The Penetration Testing Process
Despite their differences, both "traditional", and Threat Intelligence-led penetration tests utilize a fairly similar high-level approach and have a number of phases in common.
Phase 1: Planning and Intelligence Collection
As the name implies, this phase is unique to Threat Intelligence-led testing and deals with defining specific targets (such as particular database servers storing sensitive data, mission-critical systems and processes, and more), high-level attack planning, and researching the relevant real-world cyber threat actors.
As many cybercrime groups use particular and sometimes unique tools, tactics, malware, and methods to compromise their targets, this step is crucial in making the test as lifelike as possible.
To prevent any inadvertent damage to systems or business operations, the team would often discuss the Rules of Engagement with the client organization. These Rules specify which methods of testing should be avoided, how far should the testing team go, and what should be done when the compromise of a particular system is established.
Phase 2: Scanning
Based on findings from the previous phase, the tester then scans your infrastructure to reveal any potential weaknesses. Both testers and actual attackers typically use a combination of scanning tools, as well as some manual hands-on work to discover all possible vulnerabilities.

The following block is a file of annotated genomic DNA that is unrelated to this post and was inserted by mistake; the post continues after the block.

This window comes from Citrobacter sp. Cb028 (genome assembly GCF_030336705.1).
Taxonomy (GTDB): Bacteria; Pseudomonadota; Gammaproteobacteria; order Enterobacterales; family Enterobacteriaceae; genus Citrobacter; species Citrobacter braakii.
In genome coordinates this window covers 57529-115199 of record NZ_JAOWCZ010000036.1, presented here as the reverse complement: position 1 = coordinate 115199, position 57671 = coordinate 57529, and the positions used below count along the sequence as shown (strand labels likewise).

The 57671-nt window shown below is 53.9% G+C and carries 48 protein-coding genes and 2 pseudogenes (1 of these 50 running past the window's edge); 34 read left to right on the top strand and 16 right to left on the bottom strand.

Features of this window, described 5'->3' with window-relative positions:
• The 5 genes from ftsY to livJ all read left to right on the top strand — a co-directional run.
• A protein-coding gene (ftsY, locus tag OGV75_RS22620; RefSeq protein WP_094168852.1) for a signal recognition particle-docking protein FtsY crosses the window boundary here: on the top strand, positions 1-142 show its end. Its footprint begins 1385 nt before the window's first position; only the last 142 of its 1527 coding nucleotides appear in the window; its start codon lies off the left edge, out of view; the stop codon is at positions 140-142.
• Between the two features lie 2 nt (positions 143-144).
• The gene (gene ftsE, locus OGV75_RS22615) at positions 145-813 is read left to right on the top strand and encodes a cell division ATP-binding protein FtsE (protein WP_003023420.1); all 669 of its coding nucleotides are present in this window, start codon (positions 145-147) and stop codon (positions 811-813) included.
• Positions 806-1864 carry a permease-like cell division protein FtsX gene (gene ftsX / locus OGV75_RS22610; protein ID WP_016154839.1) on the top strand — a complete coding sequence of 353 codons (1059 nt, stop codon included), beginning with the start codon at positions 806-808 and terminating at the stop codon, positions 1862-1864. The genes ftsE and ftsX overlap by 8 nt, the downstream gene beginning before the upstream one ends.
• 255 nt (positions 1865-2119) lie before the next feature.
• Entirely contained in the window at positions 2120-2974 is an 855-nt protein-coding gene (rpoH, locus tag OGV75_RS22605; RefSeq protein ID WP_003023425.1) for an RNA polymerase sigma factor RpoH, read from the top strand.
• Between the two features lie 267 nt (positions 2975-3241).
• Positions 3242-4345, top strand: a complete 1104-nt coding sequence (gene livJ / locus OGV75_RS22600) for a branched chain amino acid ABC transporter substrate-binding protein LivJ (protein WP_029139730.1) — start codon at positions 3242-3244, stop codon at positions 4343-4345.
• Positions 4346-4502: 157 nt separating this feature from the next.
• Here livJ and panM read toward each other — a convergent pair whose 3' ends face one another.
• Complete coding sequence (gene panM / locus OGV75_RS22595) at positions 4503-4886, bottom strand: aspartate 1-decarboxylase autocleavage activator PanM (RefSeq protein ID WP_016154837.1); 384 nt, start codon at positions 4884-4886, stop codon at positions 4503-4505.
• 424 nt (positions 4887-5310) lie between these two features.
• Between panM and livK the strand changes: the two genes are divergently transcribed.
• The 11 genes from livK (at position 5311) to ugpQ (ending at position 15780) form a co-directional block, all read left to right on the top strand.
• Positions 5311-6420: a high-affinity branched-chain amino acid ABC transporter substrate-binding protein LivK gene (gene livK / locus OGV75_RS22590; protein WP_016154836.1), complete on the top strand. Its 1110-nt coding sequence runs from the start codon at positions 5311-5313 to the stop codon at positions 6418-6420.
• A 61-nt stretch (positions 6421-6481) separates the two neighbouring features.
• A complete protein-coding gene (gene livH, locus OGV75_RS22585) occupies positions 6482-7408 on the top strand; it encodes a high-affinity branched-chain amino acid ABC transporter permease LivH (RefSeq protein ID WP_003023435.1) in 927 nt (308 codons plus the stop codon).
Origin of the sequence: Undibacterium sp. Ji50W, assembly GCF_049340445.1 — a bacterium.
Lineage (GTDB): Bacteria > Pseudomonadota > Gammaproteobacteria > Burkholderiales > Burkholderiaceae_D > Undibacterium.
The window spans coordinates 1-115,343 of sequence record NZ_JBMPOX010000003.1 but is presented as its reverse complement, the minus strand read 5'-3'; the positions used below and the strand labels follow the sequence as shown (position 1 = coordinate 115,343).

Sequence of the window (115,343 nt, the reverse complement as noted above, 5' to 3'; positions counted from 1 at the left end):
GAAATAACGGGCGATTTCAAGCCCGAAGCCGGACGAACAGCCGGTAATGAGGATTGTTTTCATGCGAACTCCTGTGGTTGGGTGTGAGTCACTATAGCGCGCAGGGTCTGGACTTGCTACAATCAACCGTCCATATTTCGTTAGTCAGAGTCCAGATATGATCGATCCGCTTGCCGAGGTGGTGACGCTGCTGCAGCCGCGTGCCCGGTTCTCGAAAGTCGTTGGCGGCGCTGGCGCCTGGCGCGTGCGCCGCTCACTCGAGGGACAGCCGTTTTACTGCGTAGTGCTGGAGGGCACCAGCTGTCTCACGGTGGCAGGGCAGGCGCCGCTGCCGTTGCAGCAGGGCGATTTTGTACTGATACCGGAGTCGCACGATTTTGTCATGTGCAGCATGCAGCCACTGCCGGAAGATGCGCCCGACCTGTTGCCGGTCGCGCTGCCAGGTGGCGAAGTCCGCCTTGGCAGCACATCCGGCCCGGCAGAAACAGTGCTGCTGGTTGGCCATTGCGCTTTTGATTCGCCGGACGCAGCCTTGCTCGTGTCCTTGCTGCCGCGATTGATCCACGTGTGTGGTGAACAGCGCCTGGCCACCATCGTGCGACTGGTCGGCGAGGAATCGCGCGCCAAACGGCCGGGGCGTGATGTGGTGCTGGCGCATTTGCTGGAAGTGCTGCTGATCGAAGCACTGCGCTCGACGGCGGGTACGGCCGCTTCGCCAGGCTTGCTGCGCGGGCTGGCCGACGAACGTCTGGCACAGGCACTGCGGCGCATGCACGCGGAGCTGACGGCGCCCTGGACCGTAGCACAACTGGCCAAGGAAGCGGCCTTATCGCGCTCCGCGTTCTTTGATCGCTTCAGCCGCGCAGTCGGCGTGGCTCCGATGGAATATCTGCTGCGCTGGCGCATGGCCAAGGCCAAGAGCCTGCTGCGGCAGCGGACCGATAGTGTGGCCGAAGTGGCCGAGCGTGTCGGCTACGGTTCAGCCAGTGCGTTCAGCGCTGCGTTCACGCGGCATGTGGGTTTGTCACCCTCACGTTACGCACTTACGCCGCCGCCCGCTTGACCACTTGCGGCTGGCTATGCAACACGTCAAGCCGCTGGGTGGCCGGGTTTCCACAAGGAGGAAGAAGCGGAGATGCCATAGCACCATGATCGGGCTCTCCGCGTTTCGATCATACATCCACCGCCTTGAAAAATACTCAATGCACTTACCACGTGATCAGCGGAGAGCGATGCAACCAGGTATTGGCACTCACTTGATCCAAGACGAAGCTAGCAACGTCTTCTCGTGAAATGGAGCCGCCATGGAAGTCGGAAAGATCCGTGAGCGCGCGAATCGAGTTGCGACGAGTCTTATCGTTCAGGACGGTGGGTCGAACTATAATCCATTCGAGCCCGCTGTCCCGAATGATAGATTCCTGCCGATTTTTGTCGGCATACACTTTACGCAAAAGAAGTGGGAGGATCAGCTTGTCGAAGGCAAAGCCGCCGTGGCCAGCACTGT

Phase 3: Exploitation
This step involves launching a direct attack on the target system. The testers would typically make good use of backdoors, SQL injection, cross-site scripting, and other methods to exploit the discovered vulnerabilities. If allowed by the Rules of Engagement, social engineering or even a physical entry into the premises would be attempted.
Once "in", the testers will exploit any discovered lapses via overriding privileges, intercepting traffic to targeted servers, exfiltrating data, and more – in a bid to determine the damage they can cause, and in accordance with the expected behavior of a cyber threat actor.
For example, in cases where mission disruption is the goal, the testers would not necessarily aim to exfiltrate any sensitive data - after all, that's not the point. In some cases, however, the installation of ransomware and/or data exfiltration is a realistic aim for both the testers and the financially motivated cybercriminals.
Phase 4: Analysis and Recommendations
This phase is dedicated to collecting and collating the information regarding the discovered vulnerabilities, the steps that the testers took and their respective results, detailed mitigation recommendations for each of the weaknesses, and more. Some organizations - such as Wembley Partners ;) - would also include a complimentary threat intelligence analysis, strategic cyber risk briefing, and the associated recommendations into their findings.
Phase 5: Reporting
This final phase would typically see the testing team and the client organization sit down for a detailed report walkthrough and Q&A session. Ultimately, the goal of any penetration test is to uncover any and all existing ways in which an organization can be successfully attacked by a well-equipped and motivated cybercriminal, as well as making sure that immediate and realistic measures are taken to prevent them from doing so.